Scientific Study to Overturn Brain Dead?
This has been all over the news for the last month, so I won’t say too much more. Just bring it to your attention if you missed it. Ira Pastor is the CEO of the Bioquark a biotech firm located in Philadelphia. He will be spearheading the study approved by the IRB. (Institutional Review Board) All studies using human subjects must have this approval.
They are currently looking for 20 patients, pronounced “brain dead” to begin the study.
I am actually looking forward to the results of this study. There have been any studies on those pronounced “brain dead” in many years. I think the last was the Minnesota Criteria where they stopped using EEG’s to see the brain activity as it would alarm parents.
Pastor believes that brain-dead individuals, considered legally dead in America, are only mostly dead. Brain death, he says, is a curable illness.
At the point of death, everything BELOW the brain stem, which is technically unsupported, is still alive and quite functional and capable of doing stuff if properly supported.
Photo Credit Shutterstock Underwater.
A trial to see if it is possible to regenerate the brains of patients who have been declared clinically dead has been approved. Reanima Advanced Biosciences aims to use stem cells, injections of peptides, and nerve stimulation to reverse “brain death.
The study aims to use stem cells, injections of peptides, and nerve stimulation to reverse “brain death as noted in the current clinical examination.
Based on the premise that many amphibians, fish, and even some mammals can regenerate large portions of their brains after severe trauma. They don’t need cutting-edge therapies or laboratory conditions to recover from brain death; they just sleep for a while and wake up with fresh brains.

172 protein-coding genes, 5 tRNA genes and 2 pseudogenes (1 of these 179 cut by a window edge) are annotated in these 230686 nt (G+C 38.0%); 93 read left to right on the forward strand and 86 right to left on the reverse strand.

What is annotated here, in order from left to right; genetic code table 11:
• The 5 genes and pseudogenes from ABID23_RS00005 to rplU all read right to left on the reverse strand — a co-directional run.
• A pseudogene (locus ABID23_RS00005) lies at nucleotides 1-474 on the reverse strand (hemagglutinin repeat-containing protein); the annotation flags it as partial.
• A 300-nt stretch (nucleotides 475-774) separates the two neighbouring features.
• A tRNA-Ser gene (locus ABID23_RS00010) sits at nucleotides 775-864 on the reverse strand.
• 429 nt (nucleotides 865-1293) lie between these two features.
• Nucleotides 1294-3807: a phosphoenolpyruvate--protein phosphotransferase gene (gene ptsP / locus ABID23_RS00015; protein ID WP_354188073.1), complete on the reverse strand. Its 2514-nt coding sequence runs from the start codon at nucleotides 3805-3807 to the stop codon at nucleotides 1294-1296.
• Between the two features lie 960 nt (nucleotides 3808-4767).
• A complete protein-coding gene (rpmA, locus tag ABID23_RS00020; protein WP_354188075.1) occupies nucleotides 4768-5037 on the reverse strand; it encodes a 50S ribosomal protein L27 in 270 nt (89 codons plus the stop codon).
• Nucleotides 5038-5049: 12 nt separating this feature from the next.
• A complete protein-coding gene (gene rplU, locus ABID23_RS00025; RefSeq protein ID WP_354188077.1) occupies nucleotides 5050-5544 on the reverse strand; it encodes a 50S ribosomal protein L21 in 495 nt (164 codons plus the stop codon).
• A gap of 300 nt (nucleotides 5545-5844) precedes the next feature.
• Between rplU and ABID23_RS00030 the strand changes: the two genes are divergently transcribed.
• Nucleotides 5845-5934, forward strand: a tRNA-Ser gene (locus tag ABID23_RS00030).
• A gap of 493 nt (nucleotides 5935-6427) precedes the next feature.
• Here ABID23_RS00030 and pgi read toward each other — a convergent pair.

Why don’t humans and other primates have this regenerative ability?
That’s one of the main questions the ReAnima teams are looking to answer right now.
“There is no ‘magic bullet’ for reversing brain death,” says Ira Pastor. “In this project, we’re employing a combination of biological regenerative tools, along with an array of medical devices used for stimulation of patients with other severe disorders of consciousness, such as comas and vegetative states.”
Regenerating a brain-dead patient’s nervous system will not be a simple task. “Nature thrives on complexity,” says Pastor; and the ReAnima project’s goal is to “train” severely damaged brains to rebuild themselves around whatever neural structure remains intact, using a combination of the latest therapeutic techniques.
If individuality boils down to nothing more than connections between neurons, but “based on several factors, we are placing our bets that the human mind is much more than that,” he says, “and on the idea that memory will be a recoverable commodity over time.”
Many of our bodies’ cells die and are renewed thousands of times over our lives, yet we manage to hold onto our personalities – even those of us who suffer from Alzheimer’s and other neurodegenerative diseases.
Is brain death any different?
Patients will receive daily peptide injections directly into their spinal cords to go with biweekly stem cell treatments, according to the New York Daily News. They’ll also receive stem cell injections in the brain along with laser and nerve stimulation techniques used to awaken comatose patients. For a six-month period, the patients will be observed for signs of regeneration in the upper spinal cord, which regulates respiration and heartbeat.
“If someone wants to criticize us for helping the family whose 3-year-old accidentally drowned in the pool, or whose 16-year-old flew off a motorcycle with no helmet on, who do not accept the statement, ‘Sorry, there is nothing else we can do for them,’ from a global modern medical establishment that generates $7 trillion annually, then so be it,”
Dr. Pastor believes that there is still much to learn about the depths of human life, and this project will serve as a stepping stone in unveiling the deepest mysteries of the human mind.
I’ll be following this groundbreaking study.